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Established 16/3/2000

Star circleKnowth (Cnoghba) - megalithic sister site of Newgrange Star circle

Knowth from the air

Knowth from the air.

While Newgrange is by far the most famous of the three Boyne Valley passage-tombs, Knowth is by far the most impressive in terms of megalithic art, scale and layered history. Knowth contains one quarter of all known megalithic art in Europe, has two passages, and a total of 18 smaller "satellite mounds". The site was excavated and thoroughly investigated archaeologically over a period of 40 years and is now open to the public who can visit through the Brú na Bóinne Visitors' Centre in nearby Donore.

There are two passages at Knowth (Newgrange has one) which face, roughly speaking, towards the east and towards the west. A long-held theory that the passages were aligned towards sunrise and sunset on the Spring and Autumn Equinoxes has, in recent years, been found to be untrue. A new theory, backed by scientific data about the orientation of these passages, points towards a lunar function for Knowth.

This lunar function is backed up by research which claims that the builders of this monument had a good working knowledge of the complicated movements of the Moon. Such knowledge would have enabled the builders to predict eclipses and other astronomical events. Some of the many carvings on the 127 kerbstones at Knowth could be representations of lunar counts and calculations.

Megalithic art inside Knowth

Megalithic art inside Knowth. Click here to see the decorated kerbs,

It is probably Knowth's astonishing quantity of art which makes it more impressive than Newgrange. Many of the kerbstones are decorated, while there is significant decoration in both passages and inside some of the satellite monuments.

There was significant activity at Knowth over a long period of time. Archaeologist, Professor George Eogan, found that there were 10 separate phases of activity at the site from the earliest times to the modern era. There may have been settlement at Knowth as early as 6,000 years ago.

During the Iron Age, the site was fortified and a huge ditch dug around the mound. In later times, Knowth became a significant site as the capital of the kingdom of Brega.

There are some very ancient myths about Knowth and how it got its name. One story relates that a noble woman, Bua, was buried there and the "great hill" was built up over her. These placename myths are still in existence today, in a collection called the Dindshenchas.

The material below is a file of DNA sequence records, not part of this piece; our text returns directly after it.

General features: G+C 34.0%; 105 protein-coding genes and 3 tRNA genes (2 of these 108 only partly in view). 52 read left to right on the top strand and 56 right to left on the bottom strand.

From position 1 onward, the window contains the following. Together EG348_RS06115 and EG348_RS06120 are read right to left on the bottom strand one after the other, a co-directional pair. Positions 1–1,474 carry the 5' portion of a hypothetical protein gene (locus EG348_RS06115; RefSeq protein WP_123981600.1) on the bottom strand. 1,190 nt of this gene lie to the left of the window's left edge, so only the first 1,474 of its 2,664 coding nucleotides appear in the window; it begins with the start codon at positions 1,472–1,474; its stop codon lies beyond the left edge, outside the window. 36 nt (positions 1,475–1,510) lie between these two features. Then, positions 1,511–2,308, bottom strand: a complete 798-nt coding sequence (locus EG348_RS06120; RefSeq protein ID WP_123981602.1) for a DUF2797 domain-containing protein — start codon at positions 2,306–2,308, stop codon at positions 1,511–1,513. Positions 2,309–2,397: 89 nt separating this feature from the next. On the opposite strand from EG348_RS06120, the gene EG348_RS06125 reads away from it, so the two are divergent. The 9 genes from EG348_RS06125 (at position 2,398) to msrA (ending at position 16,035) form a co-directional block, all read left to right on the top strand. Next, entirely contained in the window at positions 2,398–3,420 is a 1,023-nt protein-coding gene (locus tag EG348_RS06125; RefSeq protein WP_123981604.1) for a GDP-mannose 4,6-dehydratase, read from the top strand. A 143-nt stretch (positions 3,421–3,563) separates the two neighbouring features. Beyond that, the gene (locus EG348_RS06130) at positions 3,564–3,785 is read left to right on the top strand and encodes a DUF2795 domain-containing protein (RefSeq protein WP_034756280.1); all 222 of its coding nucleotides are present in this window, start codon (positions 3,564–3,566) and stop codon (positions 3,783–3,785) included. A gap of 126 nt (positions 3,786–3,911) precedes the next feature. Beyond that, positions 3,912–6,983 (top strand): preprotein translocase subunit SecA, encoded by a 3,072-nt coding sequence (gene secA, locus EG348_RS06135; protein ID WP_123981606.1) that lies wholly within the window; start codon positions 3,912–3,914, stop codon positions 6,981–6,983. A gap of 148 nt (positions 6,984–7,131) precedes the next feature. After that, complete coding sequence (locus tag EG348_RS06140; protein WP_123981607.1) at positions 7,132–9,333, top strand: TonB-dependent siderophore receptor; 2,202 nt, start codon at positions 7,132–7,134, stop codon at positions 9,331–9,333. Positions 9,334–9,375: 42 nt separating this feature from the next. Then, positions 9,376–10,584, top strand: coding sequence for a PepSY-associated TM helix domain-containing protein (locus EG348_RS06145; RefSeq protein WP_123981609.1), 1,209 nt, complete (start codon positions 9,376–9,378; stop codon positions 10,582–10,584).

The flint macehead found at Knowth

The flint macehead found at Knowth.

There are a total of 18 smaller satellite mounds around the main mound, many of which had their own stone passages. Some also contain megalithic art.

A number of very significant finds and artefacts have been uncovered during 40 years of excavations at Knowth. A flint macehead, a stone phallus and a giant stone basin are among the interesting items found.

During the late stages of excavation, Mythical Ireland gained exclusive access to Knowth, thanks to the archaeologist, Prof. Eogan. Some features on this site include a comprehensive pictorial overview of the decorated kerbstones at Knowth, as well as exclusive photos of megalithic art in the western passage.

Also featured are studies of the sunlight penetrating the western passage around the time of the equinox.

A four-feet granite stone basin in the Eastern passage of Knowth may be engraved with a map of the city of Atlantis, as Plato described it. The three concentric circles match the three concentric lakes of Atlantis, according to a Swedish academic.

Astronomy at Knowth
Calendar stone - a kerbstone at Knowth which shows that the people who constructed this great mound were well aware of what we call the 'Metonic Cycle' of the moon.
Lunar Stone - a 5,000-year-old stone device used to calculate the lengths of the lunar tropical month, synodic month, and the length of the year.
Knowth solution? - "Finding Easter at Knowth", by Gillies MacBain.
Equinox sunlight - the sun shining into the western passage at Knowth on the Autumn Equinox.
Archaeological & Astronomical Legacy: a comprehensive article on the major discoveries at Knowth over the last 40 years.
Shadow sundial? - as the sun penetrates Knowth's west passage in early March, a dramatic standing stone shadow effect takes place outside.

Knowth Kerbstones

Knowth kerbstones art - the most comprehensive photographical presentation of the art on the Knowth kerbstones - nearly 60 photographs - most of the decorated stones are here.
Another lunar stone? - Exclusive photographs of a kerbstone uncovered during final excavations at Knowth in 2000. The stone is now hidden from view due to reconstruction work.
Megalithic sundial - this photograph shows a small neolithic sundial carved onto one of the kerbstones at Knowth.
Kerbstone 5 - a beautiful stone with luni-solar carvings, one of the most impressive stones at this ancient site.
Miscellaneous - further artwork on the ancient kerbstones.
Inside Knowth
Knowth west - Another Mythical Ireland exclusive - pictures from inside the western passage of Knowth.
Other photographs

The entrances during excavation - Photographs of the entances to Knowth's two passages which face east and west.
Inside Site 8 - fascinating view from inside the passage of one of Knowth's many satellite tombs.

All information and photos, except where otherwise stated, copyright, © Anthony Murphy, 1999-2015
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